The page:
Return to Pelikan


Maker: Pelikan

The 520 was a semi-luxury version of Pelikan’s iconic 400, with a rolled gold metal cap and barrel cladding (the full-on luxury model was the 700, which looked the same but was solid gold). Since I don’t at the moment have a page for the 400 to fall back upon, I’m going to essentially profile it on this page to avoid mere hand-waving.

The 400 was introduced as a successor to Pelikans 100N model, which had been in production since before the Second World War, although there was an overlap of a couple of years. It was not a huge update in styling, but one might say that it had less continuity of style to the pre-war production than Sheaffer’s Thin Model had with the Balance.  The clip was much closer to the top of the can, and the 400 introduced the bird-face clip which has been present most of the company’s subsequent models; the word “iconic” is more than usually applicable. It became the underpinning for a range of escalating trim levels, of which the 520 occupies a rung a couple below the pinnacle

There were a couple of redesigns in the course of the pen’s production, which were indicated by appending an N to the model number in the first instance, and NN in the second. The main point of obvious change was the shape of the filling knob, which became progressively rounder; the modern Souverän is based upon the relatively square early model of the pen, when can lead to some confusion over the difference between a 400 and a M400 (the latter has a more complex point impression, for one thing).

The line was phased out in favour of a line with modern styling in 1965. There was a brief revival of the 400 in the early 1970s, with production contracted out to Merz & Krell, and as mentioned above the Souverän line was inspired directly by the 400 to the point that it is sometimes hard to tell old from new.

These pens are profoundly reliable, at least from the introduction of the clear piston seals in 1953. The points are, unless of a specific grade meant for writing through carbons, very vintage in their feel, willing to give at least a little flex in most cases and frequently they’re downright floppy. The modern writer should be careful when using one for the first time, because they can be damaged by an amount of force most recent pens would resist easily.

Production Run:  The original 520 was introduced in 1951, the 520N in 1956, and the 520NN in 1958. They went out of production in 1963. This is earlier than the 400, but it appears most of the upper end models ceased production about the same time, possibly to give stocks a time to clear before the new designs were introduced.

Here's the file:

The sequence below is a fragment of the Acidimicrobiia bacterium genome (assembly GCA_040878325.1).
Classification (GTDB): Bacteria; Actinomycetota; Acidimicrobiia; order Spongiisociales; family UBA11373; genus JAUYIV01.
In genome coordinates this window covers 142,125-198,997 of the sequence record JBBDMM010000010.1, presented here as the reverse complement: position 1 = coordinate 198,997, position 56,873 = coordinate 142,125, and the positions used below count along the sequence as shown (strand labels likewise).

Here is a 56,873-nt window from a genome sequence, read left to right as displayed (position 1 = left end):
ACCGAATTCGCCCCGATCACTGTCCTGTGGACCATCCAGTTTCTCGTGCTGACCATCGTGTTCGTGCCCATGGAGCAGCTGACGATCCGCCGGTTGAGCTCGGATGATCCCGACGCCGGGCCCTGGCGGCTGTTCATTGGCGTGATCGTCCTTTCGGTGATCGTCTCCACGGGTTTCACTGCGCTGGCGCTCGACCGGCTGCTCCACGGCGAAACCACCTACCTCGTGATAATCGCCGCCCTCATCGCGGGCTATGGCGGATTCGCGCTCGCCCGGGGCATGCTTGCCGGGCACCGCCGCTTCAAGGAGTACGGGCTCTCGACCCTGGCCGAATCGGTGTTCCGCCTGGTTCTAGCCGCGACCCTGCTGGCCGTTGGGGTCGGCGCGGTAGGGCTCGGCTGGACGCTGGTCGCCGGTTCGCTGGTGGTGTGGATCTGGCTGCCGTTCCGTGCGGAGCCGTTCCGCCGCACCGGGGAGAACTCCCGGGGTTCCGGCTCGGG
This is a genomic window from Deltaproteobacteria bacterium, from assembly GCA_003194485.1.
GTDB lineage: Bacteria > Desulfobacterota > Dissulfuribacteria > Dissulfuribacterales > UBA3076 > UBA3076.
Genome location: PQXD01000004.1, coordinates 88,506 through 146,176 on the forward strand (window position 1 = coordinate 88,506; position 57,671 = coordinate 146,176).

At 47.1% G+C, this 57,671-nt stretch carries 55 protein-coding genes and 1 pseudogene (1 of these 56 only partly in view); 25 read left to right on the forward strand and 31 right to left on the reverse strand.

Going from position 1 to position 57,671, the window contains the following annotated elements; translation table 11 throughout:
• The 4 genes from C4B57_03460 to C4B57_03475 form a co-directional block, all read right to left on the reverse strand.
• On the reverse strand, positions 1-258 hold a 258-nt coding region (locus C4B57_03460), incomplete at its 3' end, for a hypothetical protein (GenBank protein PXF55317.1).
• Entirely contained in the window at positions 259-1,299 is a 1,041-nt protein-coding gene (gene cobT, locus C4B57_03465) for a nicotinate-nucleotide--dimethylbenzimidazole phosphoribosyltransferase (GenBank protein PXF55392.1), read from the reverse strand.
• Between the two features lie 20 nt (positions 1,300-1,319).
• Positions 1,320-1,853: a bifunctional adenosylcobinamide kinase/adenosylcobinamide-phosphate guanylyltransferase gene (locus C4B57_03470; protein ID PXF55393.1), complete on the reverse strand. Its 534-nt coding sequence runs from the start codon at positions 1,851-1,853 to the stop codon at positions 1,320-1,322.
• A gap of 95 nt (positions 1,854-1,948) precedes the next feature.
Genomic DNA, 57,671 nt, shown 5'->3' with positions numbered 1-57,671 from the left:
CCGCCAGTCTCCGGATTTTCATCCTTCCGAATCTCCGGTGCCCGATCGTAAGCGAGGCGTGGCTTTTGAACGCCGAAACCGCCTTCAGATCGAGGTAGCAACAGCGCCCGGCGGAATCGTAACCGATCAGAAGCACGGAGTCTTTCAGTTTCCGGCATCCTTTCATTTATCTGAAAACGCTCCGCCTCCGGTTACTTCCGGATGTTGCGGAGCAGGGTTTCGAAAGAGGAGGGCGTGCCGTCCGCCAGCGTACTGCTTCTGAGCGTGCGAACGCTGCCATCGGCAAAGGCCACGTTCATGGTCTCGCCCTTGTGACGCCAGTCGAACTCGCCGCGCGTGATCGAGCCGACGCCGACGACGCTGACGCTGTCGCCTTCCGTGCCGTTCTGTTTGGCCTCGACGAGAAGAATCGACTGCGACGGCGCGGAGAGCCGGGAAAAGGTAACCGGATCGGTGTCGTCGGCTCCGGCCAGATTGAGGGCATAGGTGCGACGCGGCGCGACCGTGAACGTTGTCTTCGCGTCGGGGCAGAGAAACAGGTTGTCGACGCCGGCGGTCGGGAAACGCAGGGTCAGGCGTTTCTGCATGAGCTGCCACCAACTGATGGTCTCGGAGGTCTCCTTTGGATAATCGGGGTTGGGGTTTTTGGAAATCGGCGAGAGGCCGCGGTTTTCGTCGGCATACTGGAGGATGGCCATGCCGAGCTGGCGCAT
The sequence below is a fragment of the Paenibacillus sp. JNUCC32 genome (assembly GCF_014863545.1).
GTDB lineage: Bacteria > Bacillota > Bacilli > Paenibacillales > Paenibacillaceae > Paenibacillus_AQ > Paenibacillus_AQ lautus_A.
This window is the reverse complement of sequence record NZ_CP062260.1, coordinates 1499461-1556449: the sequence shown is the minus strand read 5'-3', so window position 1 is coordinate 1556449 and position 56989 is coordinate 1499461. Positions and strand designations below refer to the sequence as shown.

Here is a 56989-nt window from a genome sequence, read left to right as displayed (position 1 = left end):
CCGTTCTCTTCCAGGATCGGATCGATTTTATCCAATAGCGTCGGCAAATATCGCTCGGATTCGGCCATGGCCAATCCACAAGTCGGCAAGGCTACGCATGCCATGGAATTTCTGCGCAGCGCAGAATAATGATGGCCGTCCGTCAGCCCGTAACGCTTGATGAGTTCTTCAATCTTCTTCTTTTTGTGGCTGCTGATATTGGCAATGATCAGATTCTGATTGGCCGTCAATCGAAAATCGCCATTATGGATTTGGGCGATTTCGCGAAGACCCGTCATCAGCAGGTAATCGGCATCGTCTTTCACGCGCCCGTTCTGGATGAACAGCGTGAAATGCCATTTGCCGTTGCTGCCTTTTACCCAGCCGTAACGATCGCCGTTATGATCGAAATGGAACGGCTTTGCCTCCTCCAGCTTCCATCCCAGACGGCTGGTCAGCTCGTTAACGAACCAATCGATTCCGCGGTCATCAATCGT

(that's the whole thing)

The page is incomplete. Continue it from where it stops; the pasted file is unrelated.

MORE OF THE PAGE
Cost When New: In the 1955 catalogue the advertised price  for the 520 was 62.00DM, which converted at the time to just a little under $15.00 (for modern value, try this calculator).  The price was the same in the 1963 catalogue for the 520NN, when it converted to just a little over $15.00. Note: I have been told, without any details, that the Deutschmark was artificially undervalued for a long time after the war; prices on exported pens were probably more in line with those of similarly-featured competitors, but the price and exchange right above are more or less right in Germany.

Size: 13.0 cm long capped, 15.3 cm posted, 12.4 cm uncapped (520N; the other models may vary slightly).

Point: 14k gold.

Body: Plastic under gold-clad brass.

Filler: Piston, capacity approx. 1.7 ml

Pelikan 520N. While it posts well, I don’t suggest using it in this configuration; the metal-on-metal contact will wear the gold layer away eventually.

520N and its companion pencil, in the rather nice box they were sold in. You can tell its an N because the knob is domed but not entirely rounded (



If you are relying on the preceding information to win a bet or impress a teacher, you should read the site’s scholarly caveat. Remember, this is the internet, and it’s full of bad information.

Permanent link to this article: